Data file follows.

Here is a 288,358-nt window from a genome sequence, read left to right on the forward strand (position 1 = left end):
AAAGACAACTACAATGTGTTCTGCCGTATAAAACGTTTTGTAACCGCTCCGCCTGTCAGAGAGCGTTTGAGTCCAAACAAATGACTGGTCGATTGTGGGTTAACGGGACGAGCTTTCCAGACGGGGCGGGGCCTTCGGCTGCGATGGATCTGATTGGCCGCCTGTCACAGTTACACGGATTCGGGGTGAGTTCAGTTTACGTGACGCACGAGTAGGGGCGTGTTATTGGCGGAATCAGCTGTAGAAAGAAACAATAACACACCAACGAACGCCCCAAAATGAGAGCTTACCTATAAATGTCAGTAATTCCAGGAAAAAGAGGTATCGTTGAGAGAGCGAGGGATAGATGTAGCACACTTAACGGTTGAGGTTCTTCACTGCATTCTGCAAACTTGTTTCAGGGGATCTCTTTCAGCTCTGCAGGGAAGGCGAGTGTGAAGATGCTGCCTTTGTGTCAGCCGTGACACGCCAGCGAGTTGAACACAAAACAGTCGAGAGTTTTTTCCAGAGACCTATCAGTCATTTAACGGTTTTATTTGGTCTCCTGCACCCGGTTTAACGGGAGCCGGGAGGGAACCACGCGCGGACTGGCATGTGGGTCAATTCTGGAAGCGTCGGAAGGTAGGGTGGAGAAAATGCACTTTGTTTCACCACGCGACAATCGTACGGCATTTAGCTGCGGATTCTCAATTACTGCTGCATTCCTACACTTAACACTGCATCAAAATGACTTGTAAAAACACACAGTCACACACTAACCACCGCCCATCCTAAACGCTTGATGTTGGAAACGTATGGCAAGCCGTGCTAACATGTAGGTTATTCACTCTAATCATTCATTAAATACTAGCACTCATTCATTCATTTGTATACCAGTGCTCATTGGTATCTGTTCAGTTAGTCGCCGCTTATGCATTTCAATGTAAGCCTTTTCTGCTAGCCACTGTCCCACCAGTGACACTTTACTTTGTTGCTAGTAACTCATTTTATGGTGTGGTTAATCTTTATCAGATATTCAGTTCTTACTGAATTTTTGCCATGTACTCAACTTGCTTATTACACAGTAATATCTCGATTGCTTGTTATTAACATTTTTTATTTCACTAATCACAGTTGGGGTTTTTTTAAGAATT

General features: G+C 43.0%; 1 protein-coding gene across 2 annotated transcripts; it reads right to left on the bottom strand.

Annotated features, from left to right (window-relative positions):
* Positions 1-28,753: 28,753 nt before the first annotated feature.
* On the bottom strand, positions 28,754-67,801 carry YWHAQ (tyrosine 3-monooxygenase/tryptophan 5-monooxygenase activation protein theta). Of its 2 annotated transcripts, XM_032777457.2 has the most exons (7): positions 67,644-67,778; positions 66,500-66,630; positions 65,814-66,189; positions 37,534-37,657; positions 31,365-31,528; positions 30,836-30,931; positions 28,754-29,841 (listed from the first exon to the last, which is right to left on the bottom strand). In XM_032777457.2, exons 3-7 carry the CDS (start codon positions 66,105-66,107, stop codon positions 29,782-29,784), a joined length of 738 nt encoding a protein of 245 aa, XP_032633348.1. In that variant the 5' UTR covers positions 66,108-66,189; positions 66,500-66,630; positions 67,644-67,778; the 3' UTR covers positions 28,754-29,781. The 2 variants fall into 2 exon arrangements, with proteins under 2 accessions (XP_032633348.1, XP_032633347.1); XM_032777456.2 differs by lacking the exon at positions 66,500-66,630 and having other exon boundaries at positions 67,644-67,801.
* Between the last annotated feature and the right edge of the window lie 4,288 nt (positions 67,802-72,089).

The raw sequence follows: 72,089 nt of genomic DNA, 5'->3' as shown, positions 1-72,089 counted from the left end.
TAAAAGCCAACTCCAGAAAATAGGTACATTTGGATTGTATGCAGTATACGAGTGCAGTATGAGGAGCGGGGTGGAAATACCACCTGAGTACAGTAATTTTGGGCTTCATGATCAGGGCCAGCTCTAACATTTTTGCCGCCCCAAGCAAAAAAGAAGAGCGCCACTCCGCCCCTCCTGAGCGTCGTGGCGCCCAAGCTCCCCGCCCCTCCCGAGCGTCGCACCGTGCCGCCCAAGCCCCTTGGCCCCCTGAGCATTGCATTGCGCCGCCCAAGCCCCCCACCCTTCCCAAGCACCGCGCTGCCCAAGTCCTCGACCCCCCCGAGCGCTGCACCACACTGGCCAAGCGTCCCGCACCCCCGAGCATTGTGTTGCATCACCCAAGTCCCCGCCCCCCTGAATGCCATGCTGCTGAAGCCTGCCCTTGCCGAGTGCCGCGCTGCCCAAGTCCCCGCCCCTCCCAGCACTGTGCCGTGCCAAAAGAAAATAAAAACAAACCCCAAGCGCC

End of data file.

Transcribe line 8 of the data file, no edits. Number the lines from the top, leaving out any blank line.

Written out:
The raw sequence follows: 72,089 nt of genomic DNA, 5'->3' as shown, positions 1-72,089 counted from the left end.